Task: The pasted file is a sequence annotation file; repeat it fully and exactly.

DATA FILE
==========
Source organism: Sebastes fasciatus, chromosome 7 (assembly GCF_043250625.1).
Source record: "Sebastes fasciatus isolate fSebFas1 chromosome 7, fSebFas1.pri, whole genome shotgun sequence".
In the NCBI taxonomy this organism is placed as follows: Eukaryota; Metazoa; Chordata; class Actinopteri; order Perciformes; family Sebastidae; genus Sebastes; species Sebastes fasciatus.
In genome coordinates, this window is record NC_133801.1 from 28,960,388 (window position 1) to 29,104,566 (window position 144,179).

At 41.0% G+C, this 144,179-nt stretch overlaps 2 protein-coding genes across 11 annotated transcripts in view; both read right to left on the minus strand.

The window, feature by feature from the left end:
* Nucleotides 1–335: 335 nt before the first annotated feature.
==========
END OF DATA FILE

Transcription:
Source organism: Sebastes fasciatus, chromosome 7 (assembly GCF_043250625.1).
Source record: "Sebastes fasciatus isolate fSebFas1 chromosome 7, fSebFas1.pri, whole genome shotgun sequence".
In the NCBI taxonomy this organism is placed as follows: Eukaryota; Metazoa; Chordata; class Actinopteri; order Perciformes; family Sebastidae; genus Sebastes; species Sebastes fasciatus.
In genome coordinates, this window is record NC_133801.1 from 28,960,388 (window position 1) to 29,104,566 (window position 144,179).

At 41.0% G+C, this 144,179-nt stretch overlaps 2 protein-coding genes across 11 annotated transcripts in view; both read right to left on the minus strand.

The window, feature by feature from the left end:
* Nucleotides 1–335: 335 nt before the first annotated feature.